From a tech perspective Virtual, Mixed and Augmented Reality were once again front and centre, whether that be via some of the amazing activations produced by Dell, Accenture or Sony or through artistic creations such as the Colossal Wave project (look it up – it’s cool) put on by the Arts Council of England and British Underground, which used sound to create amazing VR creatures. The Accenture lounge also featured some incredible interactive hologram technology in the form of a photo booth and game.

The other big tech trend that came through was using SOUND to create Virtual and Augmented reality experiences. Sony was particularly strong in developing these for your home or event and Bose is now developing AR glasses which will not interfere with your vision but will enhance your experience via sound – for gaming, shopping, health and lifestyle.

Other key outtakes from Spencer and I were:

Technology enhancing sports and music sponsorship: Speakers from the NFL, NHL and NASCAR were all pushing boundaries with their activations at stadia using VR, AR and MR, as well as looking to enhance the fan experience for music festivals and gigs – with the key focus on providing fans with a ‘surprise and delight’ moment that would not be possible without the technology. Think facing off against the top NHL hockey goal scorer and being goalie via a VR headset.

Data lies: With all the talk of AI in the air at SXSW there was a refreshing look provided by Emocom of the fact that quantitative data can be so badly skewed by humans because we all lie to make ourselves seem better or different to who we are. Their recommendation was to spend more time on observing people in real life environments and on-screen activity.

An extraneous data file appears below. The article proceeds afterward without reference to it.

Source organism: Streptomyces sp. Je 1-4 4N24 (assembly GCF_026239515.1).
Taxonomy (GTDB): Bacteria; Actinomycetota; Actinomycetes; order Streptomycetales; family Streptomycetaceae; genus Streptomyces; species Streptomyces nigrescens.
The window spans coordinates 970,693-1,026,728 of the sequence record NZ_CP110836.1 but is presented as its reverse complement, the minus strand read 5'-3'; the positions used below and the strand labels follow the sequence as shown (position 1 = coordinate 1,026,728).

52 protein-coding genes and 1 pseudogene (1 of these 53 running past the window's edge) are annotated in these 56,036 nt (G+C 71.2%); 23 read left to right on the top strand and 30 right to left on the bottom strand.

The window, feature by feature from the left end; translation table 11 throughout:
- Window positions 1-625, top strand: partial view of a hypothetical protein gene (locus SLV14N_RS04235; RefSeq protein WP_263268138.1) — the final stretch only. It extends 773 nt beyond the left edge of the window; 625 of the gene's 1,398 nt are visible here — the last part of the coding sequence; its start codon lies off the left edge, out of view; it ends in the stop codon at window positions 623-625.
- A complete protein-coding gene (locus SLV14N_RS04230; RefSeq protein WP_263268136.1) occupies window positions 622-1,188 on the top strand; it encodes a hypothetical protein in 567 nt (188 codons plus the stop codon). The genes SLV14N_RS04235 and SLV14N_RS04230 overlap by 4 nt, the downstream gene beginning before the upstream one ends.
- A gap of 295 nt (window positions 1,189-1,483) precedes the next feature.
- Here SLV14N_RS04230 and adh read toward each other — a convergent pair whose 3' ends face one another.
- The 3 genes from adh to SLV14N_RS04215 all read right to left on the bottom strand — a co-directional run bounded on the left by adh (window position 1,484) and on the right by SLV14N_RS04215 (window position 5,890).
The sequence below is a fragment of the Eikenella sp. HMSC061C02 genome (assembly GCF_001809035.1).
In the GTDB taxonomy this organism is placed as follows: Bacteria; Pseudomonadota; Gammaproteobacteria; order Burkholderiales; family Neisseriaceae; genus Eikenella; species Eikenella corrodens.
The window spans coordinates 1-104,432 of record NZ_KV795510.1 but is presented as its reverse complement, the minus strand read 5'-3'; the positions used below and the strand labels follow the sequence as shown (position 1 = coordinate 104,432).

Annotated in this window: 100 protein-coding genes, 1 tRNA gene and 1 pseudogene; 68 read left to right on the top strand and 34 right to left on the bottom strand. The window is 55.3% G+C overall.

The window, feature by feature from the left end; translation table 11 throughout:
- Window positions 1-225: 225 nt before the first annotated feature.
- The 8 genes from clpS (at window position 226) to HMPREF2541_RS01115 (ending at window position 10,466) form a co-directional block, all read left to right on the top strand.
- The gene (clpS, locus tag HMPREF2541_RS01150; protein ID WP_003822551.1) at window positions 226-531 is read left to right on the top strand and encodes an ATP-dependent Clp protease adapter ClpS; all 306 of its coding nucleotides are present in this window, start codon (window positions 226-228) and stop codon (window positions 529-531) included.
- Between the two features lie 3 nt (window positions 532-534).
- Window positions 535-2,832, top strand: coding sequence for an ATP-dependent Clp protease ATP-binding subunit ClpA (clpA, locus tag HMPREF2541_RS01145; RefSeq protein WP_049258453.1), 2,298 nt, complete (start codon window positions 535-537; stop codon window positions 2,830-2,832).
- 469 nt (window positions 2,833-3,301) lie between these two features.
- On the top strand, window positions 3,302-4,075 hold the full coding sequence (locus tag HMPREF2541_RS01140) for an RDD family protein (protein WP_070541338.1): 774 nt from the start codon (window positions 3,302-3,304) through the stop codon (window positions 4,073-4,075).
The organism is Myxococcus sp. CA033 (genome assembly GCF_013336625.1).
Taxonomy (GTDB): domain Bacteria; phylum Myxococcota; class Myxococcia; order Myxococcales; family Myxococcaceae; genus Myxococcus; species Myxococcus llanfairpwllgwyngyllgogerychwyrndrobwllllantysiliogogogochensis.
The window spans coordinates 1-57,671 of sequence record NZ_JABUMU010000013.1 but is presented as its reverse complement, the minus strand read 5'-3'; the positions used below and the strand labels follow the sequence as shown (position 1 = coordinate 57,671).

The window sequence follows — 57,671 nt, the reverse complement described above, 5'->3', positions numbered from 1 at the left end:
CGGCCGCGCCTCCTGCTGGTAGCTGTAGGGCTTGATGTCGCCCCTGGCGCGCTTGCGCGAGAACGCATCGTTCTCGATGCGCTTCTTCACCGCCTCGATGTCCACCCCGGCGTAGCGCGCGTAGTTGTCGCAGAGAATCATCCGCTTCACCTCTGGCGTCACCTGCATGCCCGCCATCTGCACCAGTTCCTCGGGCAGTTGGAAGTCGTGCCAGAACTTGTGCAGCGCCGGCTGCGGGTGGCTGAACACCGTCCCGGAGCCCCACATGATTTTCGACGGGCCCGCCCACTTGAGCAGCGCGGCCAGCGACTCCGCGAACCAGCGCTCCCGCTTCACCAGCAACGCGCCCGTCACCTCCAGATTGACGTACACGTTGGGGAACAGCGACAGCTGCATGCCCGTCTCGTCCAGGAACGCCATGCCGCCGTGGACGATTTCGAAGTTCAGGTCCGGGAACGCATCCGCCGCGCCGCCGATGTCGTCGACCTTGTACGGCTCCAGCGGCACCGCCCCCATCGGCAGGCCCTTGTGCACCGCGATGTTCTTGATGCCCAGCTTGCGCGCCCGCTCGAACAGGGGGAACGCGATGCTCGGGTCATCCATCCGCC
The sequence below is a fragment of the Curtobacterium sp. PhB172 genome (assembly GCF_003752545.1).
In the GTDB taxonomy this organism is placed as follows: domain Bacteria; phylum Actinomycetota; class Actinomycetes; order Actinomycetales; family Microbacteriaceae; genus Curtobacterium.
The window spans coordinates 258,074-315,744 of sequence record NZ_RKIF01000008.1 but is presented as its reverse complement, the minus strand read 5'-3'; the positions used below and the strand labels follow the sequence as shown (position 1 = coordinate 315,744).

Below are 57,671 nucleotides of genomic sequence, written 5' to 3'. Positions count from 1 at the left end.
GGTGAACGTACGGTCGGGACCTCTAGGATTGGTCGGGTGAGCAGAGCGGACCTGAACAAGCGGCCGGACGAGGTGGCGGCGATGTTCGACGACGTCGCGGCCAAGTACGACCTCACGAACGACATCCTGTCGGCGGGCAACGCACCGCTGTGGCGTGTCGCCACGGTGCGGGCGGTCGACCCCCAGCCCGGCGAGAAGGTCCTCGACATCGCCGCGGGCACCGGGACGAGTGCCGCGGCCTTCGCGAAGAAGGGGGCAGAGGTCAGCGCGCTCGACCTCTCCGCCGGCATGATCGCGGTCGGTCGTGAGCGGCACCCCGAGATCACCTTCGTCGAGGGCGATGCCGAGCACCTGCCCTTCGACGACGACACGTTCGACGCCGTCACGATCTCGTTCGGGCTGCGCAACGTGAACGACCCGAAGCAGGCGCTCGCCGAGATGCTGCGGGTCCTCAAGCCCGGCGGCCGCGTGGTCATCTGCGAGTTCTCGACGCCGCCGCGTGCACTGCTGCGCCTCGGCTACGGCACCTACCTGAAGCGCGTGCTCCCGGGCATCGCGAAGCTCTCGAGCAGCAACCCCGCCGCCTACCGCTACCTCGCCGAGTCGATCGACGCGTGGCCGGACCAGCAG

Productive play: The Pinterest team spoke about the ability of social and online platforms wanting to get users AWAY from their screens and doing things that enhance their real-life experiences offline.  They noted that they are really aware of how screens and technology are causing the brain to be rewired (particularly with young people) and were encouraging people to learn with their platform and then play in the real world. Once again, this REAL reality theme came through strongly.

2018 marks the end of the traditional smartphone: Amy Webb from the Future Today seminar sees that wearables will become the key for the next decade and not our traditional phones. However, screens won’t completely disappear, with rollable and foldable screens and keyboards being built into wearables and other formats.

And finally don’t forget: 2020 is only 20 MONTHS away and with so many brands and businesses having talked about that date as a target to innovate, now is a critical time to look at how that strategy is working and check if it is on track.

Despite a couple of nasty hangovers from the tonnes of free booze on offer at SXSW, I can’t recommend the event enough to anyone keen on understanding human interaction, whether that is from a tech, marketing or experiential point of view. It has been one of the best experiences I have had.

  • Mark Pickering is director and creative strategist at Brand Spanking, and deputy chair of the Communication Council’s PR, Social and Experiential Committee.
  • Spencer Willis is creative technologist at Z Energy.